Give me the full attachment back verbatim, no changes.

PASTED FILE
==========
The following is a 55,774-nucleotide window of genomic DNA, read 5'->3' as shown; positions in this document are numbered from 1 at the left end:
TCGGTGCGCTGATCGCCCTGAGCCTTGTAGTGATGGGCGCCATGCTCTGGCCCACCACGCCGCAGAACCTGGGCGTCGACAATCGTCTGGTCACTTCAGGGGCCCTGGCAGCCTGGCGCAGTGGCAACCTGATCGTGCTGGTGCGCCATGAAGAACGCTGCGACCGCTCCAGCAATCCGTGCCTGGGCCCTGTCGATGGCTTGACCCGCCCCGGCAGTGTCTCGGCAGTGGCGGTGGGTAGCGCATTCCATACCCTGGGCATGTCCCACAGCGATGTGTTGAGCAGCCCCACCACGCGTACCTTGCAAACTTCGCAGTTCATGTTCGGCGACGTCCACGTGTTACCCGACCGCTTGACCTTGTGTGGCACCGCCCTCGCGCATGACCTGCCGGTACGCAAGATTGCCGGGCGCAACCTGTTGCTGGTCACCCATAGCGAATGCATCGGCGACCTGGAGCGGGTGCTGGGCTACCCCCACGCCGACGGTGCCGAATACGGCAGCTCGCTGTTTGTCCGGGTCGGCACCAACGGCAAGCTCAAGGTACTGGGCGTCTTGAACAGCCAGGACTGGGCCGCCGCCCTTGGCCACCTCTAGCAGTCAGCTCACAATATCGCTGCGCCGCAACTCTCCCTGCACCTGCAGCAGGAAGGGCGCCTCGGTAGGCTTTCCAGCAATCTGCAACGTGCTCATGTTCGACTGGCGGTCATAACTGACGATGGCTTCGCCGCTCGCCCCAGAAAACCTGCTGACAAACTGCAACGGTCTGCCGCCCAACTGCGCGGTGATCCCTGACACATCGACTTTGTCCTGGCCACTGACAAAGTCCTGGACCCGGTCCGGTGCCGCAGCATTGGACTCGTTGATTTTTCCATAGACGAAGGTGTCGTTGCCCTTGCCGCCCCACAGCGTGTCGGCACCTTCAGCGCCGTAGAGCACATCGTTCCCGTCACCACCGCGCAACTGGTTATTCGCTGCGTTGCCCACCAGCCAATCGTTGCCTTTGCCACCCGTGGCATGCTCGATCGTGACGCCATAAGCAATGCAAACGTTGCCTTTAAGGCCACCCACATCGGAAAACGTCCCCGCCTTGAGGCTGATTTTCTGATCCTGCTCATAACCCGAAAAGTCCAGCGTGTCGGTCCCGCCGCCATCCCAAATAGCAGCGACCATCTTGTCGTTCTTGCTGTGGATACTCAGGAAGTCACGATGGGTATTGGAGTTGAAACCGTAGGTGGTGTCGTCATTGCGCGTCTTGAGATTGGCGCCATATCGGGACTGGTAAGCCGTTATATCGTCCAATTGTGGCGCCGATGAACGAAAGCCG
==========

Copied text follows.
The following is a 55,774-nucleotide window of genomic DNA, read 5'->3' as shown; positions in this document are numbered from 1 at the left end:
TCGGTGCGCTGATCGCCCTGAGCCTTGTAGTGATGGGCGCCATGCTCTGGCCCACCACGCCGCAGAACCTGGGCGTCGACAATCGTCTGGTCACTTCAGGGGCCCTGGCAGCCTGGCGCAGTGGCAACCTGATCGTGCTGGTGCGCCATGAAGAACGCTGCGACCGCTCCAGCAATCCGTGCCTGGGCCCTGTCGATGGCTTGACCCGCCCCGGCAGTGTCTCGGCAGTGGCGGTGGGTAGCGCATTCCATACCCTGGGCATGTCCCACAGCGATGTGTTGAGCAGCCCCACCACGCGTACCTTGCAAACTTCGCAGTTCATGTTCGGCGACGTCCACGTGTTACCCGACCGCTTGACCTTGTGTGGCACCGCCCTCGCGCATGACCTGCCGGTACGCAAGATTGCCGGGCGCAACCTGTTGCTGGTCACCCATAGCGAATGCATCGGCGACCTGGAGCGGGTGCTGGGCTACCCCCACGCCGACGGTGCCGAATACGGCAGCTCGCTGTTTGTCCGGGTCGGCACCAACGGCAAGCTCAAGGTACTGGGCGTCTTGAACAGCCAGGACTGGGCCGCCGCCCTTGGCCACCTCTAGCAGTCAGCTCACAATATCGCTGCGCCGCAACTCTCCCTGCACCTGCAGCAGGAAGGGCGCCTCGGTAGGCTTTCCAGCAATCTGCAACGTGCTCATGTTCGACTGGCGGTCATAACTGACGATGGCTTCGCCGCTCGCCCCAGAAAACCTGCTGACAAACTGCAACGGTCTGCCGCCCAACTGCGCGGTGATCCCTGACACATCGACTTTGTCCTGGCCACTGACAAAGTCCTGGACCCGGTCCGGTGCCGCAGCATTGGACTCGTTGATTTTTCCATAGACGAAGGTGTCGTTGCCCTTGCCGCCCCACAGCGTGTCGGCACCTTCAGCGCCGTAGAGCACATCGTTCCCGTCACCACCGCGCAACTGGTTATTCGCTGCGTTGCCCACCAGCCAATCGTTGCCTTTGCCACCCGTGGCATGCTCGATCGTGACGCCATAAGCAATGCAAACGTTGCCTTTAAGGCCACCCACATCGGAAAACGTCCCCGCCTTGAGGCTGATTTTCTGATCCTGCTCATAACCCGAAAAGTCCAGCGTGTCGGTCCCGCCGCCATCCCAAATAGCAGCGACCATCTTGTCGTTCTTGCTGTGGATACTCAGGAAGTCACGATGGGTATTGGAGTTGAAACCGTAGGTGGTGTCGTCATTGCGCGTCTTGAGATTGGCGCCATATCGGGACTGGTAAGCCGTTATATCGTCCAATTGTGGCGCCGATGAACGAAAGCCG